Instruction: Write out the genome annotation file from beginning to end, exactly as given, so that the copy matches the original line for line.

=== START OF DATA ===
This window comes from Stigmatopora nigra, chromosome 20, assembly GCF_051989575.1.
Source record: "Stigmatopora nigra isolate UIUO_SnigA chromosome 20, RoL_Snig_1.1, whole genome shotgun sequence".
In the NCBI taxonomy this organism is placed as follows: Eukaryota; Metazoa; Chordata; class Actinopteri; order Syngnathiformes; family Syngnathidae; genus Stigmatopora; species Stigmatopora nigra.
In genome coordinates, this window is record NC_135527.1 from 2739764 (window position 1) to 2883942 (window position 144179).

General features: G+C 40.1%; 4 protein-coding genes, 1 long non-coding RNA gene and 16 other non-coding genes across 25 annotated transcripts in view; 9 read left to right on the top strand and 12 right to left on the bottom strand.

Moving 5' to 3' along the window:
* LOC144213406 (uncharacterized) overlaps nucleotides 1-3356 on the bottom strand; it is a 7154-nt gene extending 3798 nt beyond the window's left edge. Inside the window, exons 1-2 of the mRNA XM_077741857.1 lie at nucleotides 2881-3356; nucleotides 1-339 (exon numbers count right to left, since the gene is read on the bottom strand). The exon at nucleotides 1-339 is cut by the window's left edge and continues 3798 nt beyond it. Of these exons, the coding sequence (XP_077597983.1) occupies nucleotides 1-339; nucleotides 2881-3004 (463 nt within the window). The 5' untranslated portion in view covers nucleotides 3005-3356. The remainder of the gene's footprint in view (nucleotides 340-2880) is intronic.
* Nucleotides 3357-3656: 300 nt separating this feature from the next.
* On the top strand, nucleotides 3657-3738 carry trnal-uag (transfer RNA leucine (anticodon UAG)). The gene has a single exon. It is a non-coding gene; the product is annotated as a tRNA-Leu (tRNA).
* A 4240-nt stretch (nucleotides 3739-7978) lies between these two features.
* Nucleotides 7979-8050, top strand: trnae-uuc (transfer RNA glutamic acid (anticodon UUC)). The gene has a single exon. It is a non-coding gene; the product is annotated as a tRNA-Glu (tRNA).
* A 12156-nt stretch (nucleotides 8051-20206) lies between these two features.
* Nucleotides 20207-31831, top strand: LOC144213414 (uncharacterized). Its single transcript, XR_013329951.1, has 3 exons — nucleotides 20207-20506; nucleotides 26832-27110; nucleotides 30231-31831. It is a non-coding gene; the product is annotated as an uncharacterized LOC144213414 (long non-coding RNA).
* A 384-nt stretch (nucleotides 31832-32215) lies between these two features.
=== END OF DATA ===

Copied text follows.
This window comes from Stigmatopora nigra, chromosome 20, assembly GCF_051989575.1.
Source record: "Stigmatopora nigra isolate UIUO_SnigA chromosome 20, RoL_Snig_1.1, whole genome shotgun sequence".
In the NCBI taxonomy this organism is placed as follows: Eukaryota; Metazoa; Chordata; class Actinopteri; order Syngnathiformes; family Syngnathidae; genus Stigmatopora; species Stigmatopora nigra.
In genome coordinates, this window is record NC_135527.1 from 2739764 (window position 1) to 2883942 (window position 144179).

General features: G+C 40.1%; 4 protein-coding genes, 1 long non-coding RNA gene and 16 other non-coding genes across 25 annotated transcripts in view; 9 read left to right on the top strand and 12 right to left on the bottom strand.

Moving 5' to 3' along the window:
* LOC144213406 (uncharacterized) overlaps nucleotides 1-3356 on the bottom strand; it is a 7154-nt gene extending 3798 nt beyond the window's left edge. Inside the window, exons 1-2 of the mRNA XM_077741857.1 lie at nucleotides 2881-3356; nucleotides 1-339 (exon numbers count right to left, since the gene is read on the bottom strand). The exon at nucleotides 1-339 is cut by the window's left edge and continues 3798 nt beyond it. Of these exons, the coding sequence (XP_077597983.1) occupies nucleotides 1-339; nucleotides 2881-3004 (463 nt within the window). The 5' untranslated portion in view covers nucleotides 3005-3356. The remainder of the gene's footprint in view (nucleotides 340-2880) is intronic.
* Nucleotides 3357-3656: 300 nt separating this feature from the next.
* On the top strand, nucleotides 3657-3738 carry trnal-uag (transfer RNA leucine (anticodon UAG)). The gene has a single exon. It is a non-coding gene; the product is annotated as a tRNA-Leu (tRNA).
* A 4240-nt stretch (nucleotides 3739-7978) lies between these two features.
* Nucleotides 7979-8050, top strand: trnae-uuc (transfer RNA glutamic acid (anticodon UUC)). The gene has a single exon. It is a non-coding gene; the product is annotated as a tRNA-Glu (tRNA).
* A 12156-nt stretch (nucleotides 8051-20206) lies between these two features.
* Nucleotides 20207-31831, top strand: LOC144213414 (uncharacterized). Its single transcript, XR_013329951.1, has 3 exons — nucleotides 20207-20506; nucleotides 26832-27110; nucleotides 30231-31831. It is a non-coding gene; the product is annotated as an uncharacterized LOC144213414 (long non-coding RNA).
* A 384-nt stretch (nucleotides 31832-32215) lies between these two features.